Resist Tory attacks on local councils

Campaigns Against Arms Trade highlight how new Tory policy could prohibit local Councils from implementing democratically voted upon motions in support of the BDS movement

October 13, 2015
5 min read

Much of the focus on the last few weeks has been on the political party conferences, with endless slights against Jeremy Corbyn and long-term speculation about who will be the successor to David Cameron. With personal politics dominating the news pages, one point that has largely slipped through the net is the government’s latest attempt to override local democracy by shutting down debate on investment in the arms trade and support for Israel.

The government may talk about its support for local decision making and devolution, but, on the opening day of the Conservative Party conference, the Communities Secretary Greg Clark announced new measures that if enacted will stop councils from supporting “politically motivated boycotts and divestment campaigns.”

In justifying what is clearly an attack on free speech the minister stressed that “Divisive policies undermine good community relations, and harm the economic security of families by pushing up council tax.” His fellow minister, Matthew Hancock, the Minister for the Cabinet Office, supported him in adding “We will take steps to stop such outdated policies being pursued through procurement and pension policies.”

Of course, despite the alarmist rhetoric, there is no evidence to suggest that councils that support boycotts of any kind have either pushed up their council tax or seen any measurable increase in community tensions. There are also a number of economists that have found ethical investment policies to do just as well if not better. Regardless, the reason for these measure is nothing to do with concerns about council tax or a desire to increase community cohesion. It is about politics and shutting down dissent, as became apparent in the Conservative Party press release that announced the boycott.

Under the ridiculous sub-heading Dangerous Consequences of Hard Left Policies , we are told that “The campaign against British defence companies risk harming Britain’s export trade.” In other words, central government regards arms company profits to be more important than the rights of local people to have a say in what their councils invest in. Recent polling from Opinium has found that 70% of UK adults oppose arms sales to human rights abusers, and yet hundreds of millions of pounds of public money is put into supporting companies that arm some of the worst dictatorships.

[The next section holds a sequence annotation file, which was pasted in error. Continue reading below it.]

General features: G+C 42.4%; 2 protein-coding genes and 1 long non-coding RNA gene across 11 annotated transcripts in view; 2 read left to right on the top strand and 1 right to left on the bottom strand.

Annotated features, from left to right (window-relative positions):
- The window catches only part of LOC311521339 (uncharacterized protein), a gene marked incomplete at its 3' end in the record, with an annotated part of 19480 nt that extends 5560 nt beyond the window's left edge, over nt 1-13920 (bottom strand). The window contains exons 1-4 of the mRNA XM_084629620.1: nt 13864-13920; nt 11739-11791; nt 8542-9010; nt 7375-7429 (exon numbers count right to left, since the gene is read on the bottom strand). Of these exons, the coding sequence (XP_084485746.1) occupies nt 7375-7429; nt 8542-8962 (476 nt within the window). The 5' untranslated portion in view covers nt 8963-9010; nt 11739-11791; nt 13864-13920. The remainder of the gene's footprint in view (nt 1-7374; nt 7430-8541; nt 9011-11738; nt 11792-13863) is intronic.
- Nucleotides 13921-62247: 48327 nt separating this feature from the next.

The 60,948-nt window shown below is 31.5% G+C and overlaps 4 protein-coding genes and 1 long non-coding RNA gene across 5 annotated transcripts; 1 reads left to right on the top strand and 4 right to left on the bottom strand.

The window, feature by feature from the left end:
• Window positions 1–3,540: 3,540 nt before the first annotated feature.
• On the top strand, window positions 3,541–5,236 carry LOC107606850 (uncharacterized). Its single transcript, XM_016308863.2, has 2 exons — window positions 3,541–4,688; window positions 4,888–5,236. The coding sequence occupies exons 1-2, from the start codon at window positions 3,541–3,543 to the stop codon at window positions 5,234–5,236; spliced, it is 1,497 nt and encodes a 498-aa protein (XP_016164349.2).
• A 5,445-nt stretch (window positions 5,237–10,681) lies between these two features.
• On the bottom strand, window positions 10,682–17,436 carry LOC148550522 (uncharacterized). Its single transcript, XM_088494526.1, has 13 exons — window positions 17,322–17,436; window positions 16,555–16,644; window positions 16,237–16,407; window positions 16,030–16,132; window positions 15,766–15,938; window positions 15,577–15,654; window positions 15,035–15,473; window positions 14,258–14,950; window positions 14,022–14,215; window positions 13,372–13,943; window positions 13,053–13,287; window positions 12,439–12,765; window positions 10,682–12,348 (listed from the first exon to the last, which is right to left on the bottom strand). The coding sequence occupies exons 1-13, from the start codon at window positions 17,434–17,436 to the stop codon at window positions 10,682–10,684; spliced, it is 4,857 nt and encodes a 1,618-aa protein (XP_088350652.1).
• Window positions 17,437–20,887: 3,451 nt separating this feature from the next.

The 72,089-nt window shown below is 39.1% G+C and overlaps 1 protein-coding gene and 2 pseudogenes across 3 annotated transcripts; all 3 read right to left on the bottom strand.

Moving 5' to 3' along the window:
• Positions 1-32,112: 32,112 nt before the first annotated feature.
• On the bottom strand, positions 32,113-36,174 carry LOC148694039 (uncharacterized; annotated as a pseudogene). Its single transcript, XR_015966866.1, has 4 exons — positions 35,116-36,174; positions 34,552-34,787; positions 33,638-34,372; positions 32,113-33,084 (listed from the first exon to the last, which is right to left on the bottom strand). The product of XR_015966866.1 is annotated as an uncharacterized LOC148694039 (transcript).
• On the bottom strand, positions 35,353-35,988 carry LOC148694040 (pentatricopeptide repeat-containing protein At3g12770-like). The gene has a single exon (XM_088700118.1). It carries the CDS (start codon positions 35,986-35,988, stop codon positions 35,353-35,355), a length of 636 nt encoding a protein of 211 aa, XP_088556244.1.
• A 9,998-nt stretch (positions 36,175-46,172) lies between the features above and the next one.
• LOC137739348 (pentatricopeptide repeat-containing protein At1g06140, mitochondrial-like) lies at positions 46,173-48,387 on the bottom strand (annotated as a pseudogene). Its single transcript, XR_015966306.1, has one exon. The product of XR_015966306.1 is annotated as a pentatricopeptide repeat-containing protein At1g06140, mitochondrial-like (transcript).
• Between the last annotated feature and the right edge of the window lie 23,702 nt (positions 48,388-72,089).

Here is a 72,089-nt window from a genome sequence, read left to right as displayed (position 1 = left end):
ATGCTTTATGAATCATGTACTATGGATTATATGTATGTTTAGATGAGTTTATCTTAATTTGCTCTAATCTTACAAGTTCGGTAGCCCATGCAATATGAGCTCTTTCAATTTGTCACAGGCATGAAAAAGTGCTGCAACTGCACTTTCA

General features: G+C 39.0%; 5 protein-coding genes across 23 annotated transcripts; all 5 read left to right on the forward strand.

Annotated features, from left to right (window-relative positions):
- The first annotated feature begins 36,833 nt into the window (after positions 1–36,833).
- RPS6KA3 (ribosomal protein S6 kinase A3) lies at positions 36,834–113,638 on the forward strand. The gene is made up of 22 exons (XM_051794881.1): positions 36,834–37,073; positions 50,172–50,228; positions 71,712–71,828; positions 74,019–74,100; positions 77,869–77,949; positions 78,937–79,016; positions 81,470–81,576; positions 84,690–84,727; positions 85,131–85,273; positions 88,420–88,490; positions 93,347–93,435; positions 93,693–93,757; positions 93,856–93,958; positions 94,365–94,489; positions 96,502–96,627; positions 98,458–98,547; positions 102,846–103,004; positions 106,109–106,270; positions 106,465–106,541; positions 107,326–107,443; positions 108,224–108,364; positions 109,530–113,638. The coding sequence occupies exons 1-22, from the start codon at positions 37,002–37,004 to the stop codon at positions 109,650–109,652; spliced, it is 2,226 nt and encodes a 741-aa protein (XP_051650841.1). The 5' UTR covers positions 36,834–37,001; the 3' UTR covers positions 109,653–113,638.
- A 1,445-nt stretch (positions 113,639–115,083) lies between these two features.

That is why there are campaigns all across the country calling for councils to disinvest from arms companies and those that fuel conflict. A lot of organisations, including Campaign Against Arms Trade, believe that public money should be used for the public good and that it shouldn’t go to companies which profit from war.

Similarly, the Boycott, Disinvestment and Sanctions movement against the Israeli occupation (BDS) has grown over recent years, with a number of councils signing up to support citizen-led campaigns. Last November Leicester City Council passed a motion to boycott all goods produced in Israeli settlements in the West Bank. Similarly, this year Nottingham City Council debated a boycott, in the end resolving to consider the issue further and work with local campaigners. There are also four councils in Scotland that have joined the boycott.

There is one sense in which Matthew Hancock is correct, local authority boycott campaigns are certainly nothing new, but this is no bad thing. Throughout the 1960s/70s over 100 local authorities decided to ban South African goods from their offices and schools. One estimate suggests that two thirds of the population lived in local authorities that supported the anti-Apartheid movement.

In 1981 Strathclyde went one step further, by announcing an end to pension fund investments from companies with South African subsidiaries and banning South African sports teams from its playing fields. It was soon joined by Cambridge, Newcastle and Glasgow and most inner London boroughs. The Conservative party may have had a very dubious and inglorious record when it came to apartheid, but presumably Hancock wouldn’t argue that any of these councils were out of touch with the public or on the wrong side of history? Presumably he wouldn’t suggest that it resulted in higher taxes or a breakdown in communities?

At present the rhetoric may be limited to baseless scaremongering about the impact of Israeli boycotts and disinvestment in arms companies, but in the long run these proposals could affect almost all campaign groups. If we are to accept the premise that Whitehall can ban councils from investment in one sector then how long will it be before similar attacks are made on environmental groups calling for disinvestment from fossil fuels? What about health charities that call for an end to investment in tobacco? If the principle is accepted then it will reduce the abilities for local people and campaign groups to create change on their own doorstep. This is why we need a broad movement against what amounts to an assault on local democracy.